Let's be honest. Sometimes, it just feels good to shop. But what feels better than scoring that perfect pocketbook, T-shirt or home accent piece? How about making a purchase that positively contributes to the community?
This month, for our Philanthropy Issue, we bring you a roundup of fun local products whose purchases help raise funds for important projects, from under-funded Hamilton County school programs to faith-based African ministries. The next time you're in the mood to spend — do it. By treating yourself, you'll be treating those in need, too.
Locals Only Merch
1421 Market St., Chattanooga | 423-551-GIFT (4438)
The mission: Exclusively carrying locally made goods, with sales primarily helping support small local businesses, this unique gift shop also has its own line which offers a more tangible local giveback. "We are proud to donate 10 percent of all profits from the sale of our Locals Only Merch line of products to the Public Education Foundation of Chattanooga to assist in their mission of increasing student achievement so that all students may succeed in learning and in life," says shop owner Danielle Landrum.
The products: Ranging from T-shirts to tea towels, the Locals Only Merch line is a testament to Chattanooga's unique sense of community. Featuring designs that invoke elements of the Scenic City's persona, "each item in the line is designed by a local Chattanooga artist and printed by Inkelope located in Red Bank," Landrum says. And, like the "Chattanooga Way," the machine-washable designs will stand the test of time.
Rocks glass, $11.99
Shot glass, $9.99
Pint glass, $10.99
Assorted tees, $19.99-$29.99
The Mustard Seed Gifts' Karama Collection
1306 Hanover St., Chattanooga | 423-805-5917
The mission: Karama is an African-based nonprofit organization in which local artisans receive on-the-job training from master craftsmen while earning fair wages through purposeful work. Every year, Karama donates its profits to Young Life, a nonprofit ministry focused on helping African children grow their faith. "All the money that I spend to purchase [Karama products] goes to that ministry," explains The Mustard Seed owner Susan Southerland.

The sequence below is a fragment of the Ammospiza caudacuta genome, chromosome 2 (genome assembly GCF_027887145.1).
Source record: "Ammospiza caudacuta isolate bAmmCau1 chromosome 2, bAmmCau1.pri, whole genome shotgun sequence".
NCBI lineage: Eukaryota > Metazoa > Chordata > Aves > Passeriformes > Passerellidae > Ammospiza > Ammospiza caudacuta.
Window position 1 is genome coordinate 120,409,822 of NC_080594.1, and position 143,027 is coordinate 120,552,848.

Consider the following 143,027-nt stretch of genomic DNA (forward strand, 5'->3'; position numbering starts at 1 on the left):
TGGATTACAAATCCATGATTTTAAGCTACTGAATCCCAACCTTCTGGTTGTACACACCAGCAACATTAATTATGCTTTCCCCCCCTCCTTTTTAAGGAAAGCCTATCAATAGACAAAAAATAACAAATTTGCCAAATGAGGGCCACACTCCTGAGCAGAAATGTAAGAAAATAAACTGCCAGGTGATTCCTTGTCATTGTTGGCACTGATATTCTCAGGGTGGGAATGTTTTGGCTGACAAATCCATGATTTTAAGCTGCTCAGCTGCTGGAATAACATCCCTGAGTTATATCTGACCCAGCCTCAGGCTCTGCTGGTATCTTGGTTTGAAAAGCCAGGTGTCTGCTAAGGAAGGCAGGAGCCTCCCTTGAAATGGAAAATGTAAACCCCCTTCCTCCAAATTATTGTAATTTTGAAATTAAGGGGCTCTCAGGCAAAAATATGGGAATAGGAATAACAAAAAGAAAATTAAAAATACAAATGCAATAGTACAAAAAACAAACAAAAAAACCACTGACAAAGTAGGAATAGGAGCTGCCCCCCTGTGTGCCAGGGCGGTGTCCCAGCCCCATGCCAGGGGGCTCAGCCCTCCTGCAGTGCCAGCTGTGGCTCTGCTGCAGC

The products: Featuring a variety of handmade leather products and brass jewelry, one of Karama's most extraordinary items is its "Shield of Faith" necklace. The intricate cross pendant blends contemporary design and Ethiopian tradition, and is handmade using melted bullet casings. In addition to pendants, earrings and bangles, Karama showcases sewn and hand-finished leather wristlets, tote bags and travel wallets.
Leather envelope, $112
Leather business card holder, $44
"Shield of Faith" necklace, $64
330 Frazier Ave., Suite 104, Chattanooga | 423-266-0585
The mission: Continuing its mission of supporting local artists — a commitment that took Plum Nelly from a clothesline art show to a formal store more than 40 years ago — some of the shop's one-of-a-kind pieces benefit more than the buyer and local community.
The products: "The Field Play Project" is the result of classically trained artist Judith Mogul's observations of an open field behind her home and its transformation from an untamed place of play into a developed property. Each hand-numbered edition comprises three elements: a 27-minute stop-motion animated film based on the "elephant tree" that stands sentry over the wild litter; a film documenting Mogul's process for this piece; and a field guide that not only tells the field's and project's story, but offers classroom projects related to the outdoors. Sales of the book benefit the Chattanooga Nature Center.
Another book by Mogul offers hand-sketched scenes that capture the chaos and destruction experienced in Puerto Rico following Hurricane Maria, with 100 percent of proceeds going to disaster relief in the territory.
Amid Plum Nelly's wide-ranging selection of jewelry, most of which is handmade by area artisans, the Chavez for Charity bracelets offer an on-trend way of promoting equality and philanthropy. Color-coded to represent issues ranging from safe drinking water to empowering girls globally, the beaded bands benefit their corresponding color's cause through 25 percent of profits.
"The Field Play Project," $30
Judith Mogul compilation, $25
Chavez for Charity bracelets, $12 apiece
The Rustic House's This Little Light candles